The beauty of Web publishing, and the specific beauty of TechCrunch, is that the only barrier between bloggers’ overflowing brains and readers’ racing hearts is a publish button. And the writer should be the one to click it.
Over the course of our conversation, Tsotsis told me she viewed the act of writing the post as a sort of meta-comment on The New York Times’ antiquated editorial structure: “Look what I can do with my dumb little WordPress blog. You guys can’t do this. Watch,” she remembered thinking.
Whether you love or hate Alexia Tsotsis’ writing, one thing is certainly true: she’s no one’s monkey. And while a debate about the wisdom of making “Fuckers” the first word of a blog post would undoubtedly be entertaining, that’s not what I want to talk about. Tsotsis and Beaujon make two very interesting points that directly relate to WordPress and its effect on publishing.
WordPress is absolutely a tool that can (and given the state of the tools they were previously using, should) be used by Ye Olde Media Guarde. We’ve even made some steps toward supporting a basic editorial workflow with the Contributor role (which can submit posts for review, but not publish them). But using WordPress in that way is like using a computer to print a letter and then fax it to your recipient. It feels like an artificial restriction. We’ve empowered individuals to publish what they want to publish, when they want to publish. Reinstating the print media workflows of the last century very much feels like a step backwards. Writers got a taste of true publishing freedom. Readers got a taste of what it’s like to actually have a connection and conversation with a writer instead of just being delivered their words. We can’t pretend that didn’t happen.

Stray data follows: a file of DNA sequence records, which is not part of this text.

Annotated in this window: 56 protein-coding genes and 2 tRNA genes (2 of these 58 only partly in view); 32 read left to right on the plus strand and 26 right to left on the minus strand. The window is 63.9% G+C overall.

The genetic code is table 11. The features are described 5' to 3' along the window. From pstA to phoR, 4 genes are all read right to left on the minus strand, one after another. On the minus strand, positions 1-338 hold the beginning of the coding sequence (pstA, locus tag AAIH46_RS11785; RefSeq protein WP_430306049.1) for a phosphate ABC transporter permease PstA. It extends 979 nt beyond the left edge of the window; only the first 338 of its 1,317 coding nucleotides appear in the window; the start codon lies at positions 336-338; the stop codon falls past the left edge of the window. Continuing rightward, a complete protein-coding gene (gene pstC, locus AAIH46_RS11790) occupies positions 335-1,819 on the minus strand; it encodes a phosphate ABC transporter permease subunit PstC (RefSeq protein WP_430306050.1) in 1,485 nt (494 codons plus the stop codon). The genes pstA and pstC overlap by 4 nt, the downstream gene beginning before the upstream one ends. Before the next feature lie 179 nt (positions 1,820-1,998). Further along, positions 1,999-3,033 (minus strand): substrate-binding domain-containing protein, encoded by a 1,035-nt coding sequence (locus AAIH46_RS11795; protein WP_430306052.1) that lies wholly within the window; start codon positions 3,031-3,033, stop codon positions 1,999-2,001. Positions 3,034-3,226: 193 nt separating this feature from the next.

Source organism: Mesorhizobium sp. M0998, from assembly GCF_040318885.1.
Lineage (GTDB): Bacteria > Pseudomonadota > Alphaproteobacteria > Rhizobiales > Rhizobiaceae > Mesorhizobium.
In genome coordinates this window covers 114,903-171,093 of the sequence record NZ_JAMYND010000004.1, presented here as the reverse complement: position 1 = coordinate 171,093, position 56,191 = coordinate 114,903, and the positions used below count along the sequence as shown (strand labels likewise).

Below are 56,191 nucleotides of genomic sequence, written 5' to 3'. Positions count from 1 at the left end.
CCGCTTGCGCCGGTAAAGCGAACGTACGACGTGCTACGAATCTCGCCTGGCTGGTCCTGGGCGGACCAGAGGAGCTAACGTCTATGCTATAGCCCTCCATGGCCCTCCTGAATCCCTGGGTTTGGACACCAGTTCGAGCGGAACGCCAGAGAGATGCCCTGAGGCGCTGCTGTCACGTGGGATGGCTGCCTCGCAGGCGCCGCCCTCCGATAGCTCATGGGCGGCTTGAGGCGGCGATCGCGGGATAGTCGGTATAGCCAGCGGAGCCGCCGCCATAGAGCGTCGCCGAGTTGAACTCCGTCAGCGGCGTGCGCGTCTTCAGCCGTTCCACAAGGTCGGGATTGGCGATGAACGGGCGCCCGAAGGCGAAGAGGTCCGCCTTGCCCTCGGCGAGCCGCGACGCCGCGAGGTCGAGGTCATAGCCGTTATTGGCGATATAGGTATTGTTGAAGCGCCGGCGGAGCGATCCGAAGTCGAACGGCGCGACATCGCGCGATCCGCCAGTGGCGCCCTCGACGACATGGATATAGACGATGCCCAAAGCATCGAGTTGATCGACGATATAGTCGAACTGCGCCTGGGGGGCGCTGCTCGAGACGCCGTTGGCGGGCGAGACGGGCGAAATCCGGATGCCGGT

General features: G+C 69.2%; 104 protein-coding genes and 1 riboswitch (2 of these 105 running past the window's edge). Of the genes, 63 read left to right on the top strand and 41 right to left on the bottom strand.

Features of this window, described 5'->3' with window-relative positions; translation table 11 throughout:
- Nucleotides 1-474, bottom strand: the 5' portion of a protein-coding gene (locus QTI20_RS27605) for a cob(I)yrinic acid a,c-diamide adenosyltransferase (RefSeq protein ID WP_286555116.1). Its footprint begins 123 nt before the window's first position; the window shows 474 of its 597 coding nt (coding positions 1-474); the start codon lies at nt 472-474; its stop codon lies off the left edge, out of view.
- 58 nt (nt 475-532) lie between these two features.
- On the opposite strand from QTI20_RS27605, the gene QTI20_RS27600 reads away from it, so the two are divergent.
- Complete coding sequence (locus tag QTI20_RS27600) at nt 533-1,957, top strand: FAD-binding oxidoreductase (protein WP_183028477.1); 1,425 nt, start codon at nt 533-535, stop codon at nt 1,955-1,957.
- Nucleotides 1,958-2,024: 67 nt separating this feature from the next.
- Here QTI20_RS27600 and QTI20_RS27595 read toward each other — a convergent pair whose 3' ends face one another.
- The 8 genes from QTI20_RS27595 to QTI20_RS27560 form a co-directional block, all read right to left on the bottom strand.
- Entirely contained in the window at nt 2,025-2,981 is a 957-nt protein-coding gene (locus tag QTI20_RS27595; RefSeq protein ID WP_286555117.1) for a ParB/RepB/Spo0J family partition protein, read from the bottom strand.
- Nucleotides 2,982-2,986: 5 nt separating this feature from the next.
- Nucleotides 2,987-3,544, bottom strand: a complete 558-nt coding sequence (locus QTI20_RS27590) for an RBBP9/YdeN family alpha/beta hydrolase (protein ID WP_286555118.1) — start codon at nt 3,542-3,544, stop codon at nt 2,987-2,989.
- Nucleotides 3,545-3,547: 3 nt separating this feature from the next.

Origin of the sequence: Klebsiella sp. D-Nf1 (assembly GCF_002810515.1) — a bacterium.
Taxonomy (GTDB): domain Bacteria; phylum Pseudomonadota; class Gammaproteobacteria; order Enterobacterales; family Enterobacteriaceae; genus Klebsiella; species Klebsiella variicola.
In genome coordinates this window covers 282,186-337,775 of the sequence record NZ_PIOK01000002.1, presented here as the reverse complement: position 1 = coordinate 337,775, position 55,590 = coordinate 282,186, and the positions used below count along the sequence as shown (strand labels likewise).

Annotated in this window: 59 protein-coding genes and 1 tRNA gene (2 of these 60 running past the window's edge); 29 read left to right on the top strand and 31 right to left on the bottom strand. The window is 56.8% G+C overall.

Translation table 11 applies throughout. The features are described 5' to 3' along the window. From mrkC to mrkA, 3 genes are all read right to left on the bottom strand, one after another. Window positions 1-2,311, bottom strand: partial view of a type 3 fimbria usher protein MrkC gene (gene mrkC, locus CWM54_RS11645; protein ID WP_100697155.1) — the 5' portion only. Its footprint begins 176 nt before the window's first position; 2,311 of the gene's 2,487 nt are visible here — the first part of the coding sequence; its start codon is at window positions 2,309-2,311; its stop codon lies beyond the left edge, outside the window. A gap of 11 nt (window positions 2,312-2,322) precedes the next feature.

One of WordPress’ user experience breaks from its competitors was its “Publish” button. Other software had a “Save” button and then a drop-down status selector. So you’d select “Published” from the status drop-down, and then hit “Save”. With WordPress, your post is always one quick click away from being shared with the entire world. It’s more raw, more immediate, and more emotionally satisfying. WordPress also instituted “Edit” links on the front end, which gave the same sense of immediacy to the updating process. As much as the old media has embraced blogging as part of their publishing strategy, they’ve not fully integrated its responsive and update-able nature. On the whole, old media “blog posts” feel like a place where statements of questionable truth go to die and never be corrected, clarified, or amended.
Web publishing is much, much more than print publishing with the web as a distribution network. As long as the old media treats the web as a pipe instead of an opportunity to modernize the way they publish, they’ll continue to be called “the old media”.
BRB. Leaving a voicemail with my editor so she can get this post published in tomorrow’s issue.